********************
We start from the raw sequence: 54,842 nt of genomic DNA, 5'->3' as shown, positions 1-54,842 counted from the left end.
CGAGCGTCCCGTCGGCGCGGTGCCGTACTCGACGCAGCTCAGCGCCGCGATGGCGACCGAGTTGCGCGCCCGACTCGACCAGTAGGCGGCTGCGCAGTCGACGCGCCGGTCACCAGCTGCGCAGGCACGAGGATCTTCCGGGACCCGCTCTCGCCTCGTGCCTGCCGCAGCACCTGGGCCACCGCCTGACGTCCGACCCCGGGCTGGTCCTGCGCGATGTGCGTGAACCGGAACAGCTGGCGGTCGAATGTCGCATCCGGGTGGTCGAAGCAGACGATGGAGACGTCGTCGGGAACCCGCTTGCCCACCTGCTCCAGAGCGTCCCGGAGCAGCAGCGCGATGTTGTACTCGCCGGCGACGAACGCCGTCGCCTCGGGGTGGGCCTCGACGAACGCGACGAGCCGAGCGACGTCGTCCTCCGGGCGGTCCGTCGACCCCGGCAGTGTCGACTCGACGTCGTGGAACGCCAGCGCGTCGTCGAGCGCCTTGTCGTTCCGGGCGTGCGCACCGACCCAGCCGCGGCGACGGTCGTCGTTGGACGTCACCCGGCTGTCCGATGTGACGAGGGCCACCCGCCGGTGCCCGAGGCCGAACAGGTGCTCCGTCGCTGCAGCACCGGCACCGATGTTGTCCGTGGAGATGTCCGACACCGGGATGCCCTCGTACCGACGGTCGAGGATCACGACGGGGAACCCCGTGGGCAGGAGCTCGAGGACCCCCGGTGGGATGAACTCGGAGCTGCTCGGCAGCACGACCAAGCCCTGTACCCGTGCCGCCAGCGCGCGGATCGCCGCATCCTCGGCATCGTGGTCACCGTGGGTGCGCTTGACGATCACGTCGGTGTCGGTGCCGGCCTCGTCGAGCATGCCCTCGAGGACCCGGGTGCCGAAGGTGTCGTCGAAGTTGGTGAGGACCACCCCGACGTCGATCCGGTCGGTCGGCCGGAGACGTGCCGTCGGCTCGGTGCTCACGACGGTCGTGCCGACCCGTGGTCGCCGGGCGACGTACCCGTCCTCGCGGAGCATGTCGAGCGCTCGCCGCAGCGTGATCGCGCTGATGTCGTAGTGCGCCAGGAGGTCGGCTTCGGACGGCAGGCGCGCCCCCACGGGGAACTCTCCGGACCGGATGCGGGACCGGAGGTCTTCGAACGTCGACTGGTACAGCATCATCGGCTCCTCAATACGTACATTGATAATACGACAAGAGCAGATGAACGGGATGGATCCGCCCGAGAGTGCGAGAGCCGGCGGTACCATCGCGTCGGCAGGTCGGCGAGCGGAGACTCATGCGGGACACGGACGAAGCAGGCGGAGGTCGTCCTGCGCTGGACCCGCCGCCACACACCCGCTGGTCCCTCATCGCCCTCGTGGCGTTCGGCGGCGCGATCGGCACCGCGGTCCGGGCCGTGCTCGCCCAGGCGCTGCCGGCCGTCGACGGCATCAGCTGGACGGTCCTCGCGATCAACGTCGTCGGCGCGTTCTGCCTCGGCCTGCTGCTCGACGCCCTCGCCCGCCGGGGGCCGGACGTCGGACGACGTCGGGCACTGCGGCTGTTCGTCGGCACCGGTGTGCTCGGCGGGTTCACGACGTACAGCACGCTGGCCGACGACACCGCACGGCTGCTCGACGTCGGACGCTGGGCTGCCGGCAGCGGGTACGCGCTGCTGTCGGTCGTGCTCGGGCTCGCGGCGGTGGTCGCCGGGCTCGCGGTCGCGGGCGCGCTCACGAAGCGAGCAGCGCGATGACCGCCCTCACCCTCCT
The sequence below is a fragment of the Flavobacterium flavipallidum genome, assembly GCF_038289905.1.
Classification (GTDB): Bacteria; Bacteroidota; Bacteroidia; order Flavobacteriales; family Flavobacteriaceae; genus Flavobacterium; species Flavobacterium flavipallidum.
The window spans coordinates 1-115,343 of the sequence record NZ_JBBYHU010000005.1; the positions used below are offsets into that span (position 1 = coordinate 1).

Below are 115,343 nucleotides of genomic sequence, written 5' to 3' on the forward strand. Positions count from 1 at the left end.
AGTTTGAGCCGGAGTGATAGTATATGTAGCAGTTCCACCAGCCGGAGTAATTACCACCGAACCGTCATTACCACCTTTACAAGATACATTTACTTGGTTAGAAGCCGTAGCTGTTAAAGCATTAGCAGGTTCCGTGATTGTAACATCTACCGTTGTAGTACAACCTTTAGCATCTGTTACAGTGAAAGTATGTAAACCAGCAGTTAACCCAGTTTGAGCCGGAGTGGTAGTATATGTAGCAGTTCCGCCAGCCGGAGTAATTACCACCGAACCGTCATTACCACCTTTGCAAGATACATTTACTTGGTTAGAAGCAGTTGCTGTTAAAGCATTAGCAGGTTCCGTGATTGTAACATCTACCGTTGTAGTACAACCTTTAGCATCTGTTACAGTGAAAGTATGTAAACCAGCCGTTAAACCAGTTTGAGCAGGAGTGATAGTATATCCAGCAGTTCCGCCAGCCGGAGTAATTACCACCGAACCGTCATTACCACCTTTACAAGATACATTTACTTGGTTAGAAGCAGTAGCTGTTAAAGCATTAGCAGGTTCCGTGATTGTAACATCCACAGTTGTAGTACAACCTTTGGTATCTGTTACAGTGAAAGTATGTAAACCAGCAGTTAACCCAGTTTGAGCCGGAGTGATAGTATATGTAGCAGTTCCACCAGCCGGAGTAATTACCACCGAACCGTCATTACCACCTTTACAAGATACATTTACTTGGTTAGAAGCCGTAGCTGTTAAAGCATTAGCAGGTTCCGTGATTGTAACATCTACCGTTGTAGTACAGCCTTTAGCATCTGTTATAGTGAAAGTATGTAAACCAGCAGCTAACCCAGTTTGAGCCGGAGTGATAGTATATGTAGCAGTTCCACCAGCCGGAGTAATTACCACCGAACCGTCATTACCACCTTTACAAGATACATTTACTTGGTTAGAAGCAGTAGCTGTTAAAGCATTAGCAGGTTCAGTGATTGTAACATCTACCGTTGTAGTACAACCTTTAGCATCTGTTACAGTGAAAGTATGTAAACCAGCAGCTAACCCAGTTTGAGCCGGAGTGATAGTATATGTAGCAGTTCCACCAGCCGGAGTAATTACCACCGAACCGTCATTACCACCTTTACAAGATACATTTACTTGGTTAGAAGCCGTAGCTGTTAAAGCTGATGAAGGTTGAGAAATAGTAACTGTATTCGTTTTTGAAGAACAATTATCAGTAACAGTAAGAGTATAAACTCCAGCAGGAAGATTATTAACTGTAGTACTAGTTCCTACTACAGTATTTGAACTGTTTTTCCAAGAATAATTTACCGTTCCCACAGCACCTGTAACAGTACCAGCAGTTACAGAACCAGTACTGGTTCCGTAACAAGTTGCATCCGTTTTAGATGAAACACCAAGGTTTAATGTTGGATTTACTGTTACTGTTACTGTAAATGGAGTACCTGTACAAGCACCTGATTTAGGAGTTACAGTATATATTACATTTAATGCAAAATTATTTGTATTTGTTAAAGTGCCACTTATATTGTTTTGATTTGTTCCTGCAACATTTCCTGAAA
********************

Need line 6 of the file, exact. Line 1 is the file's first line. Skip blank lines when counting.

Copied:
Below are 115,343 nucleotides of genomic sequence, written 5' to 3' on the forward strand. Positions count from 1 at the left end.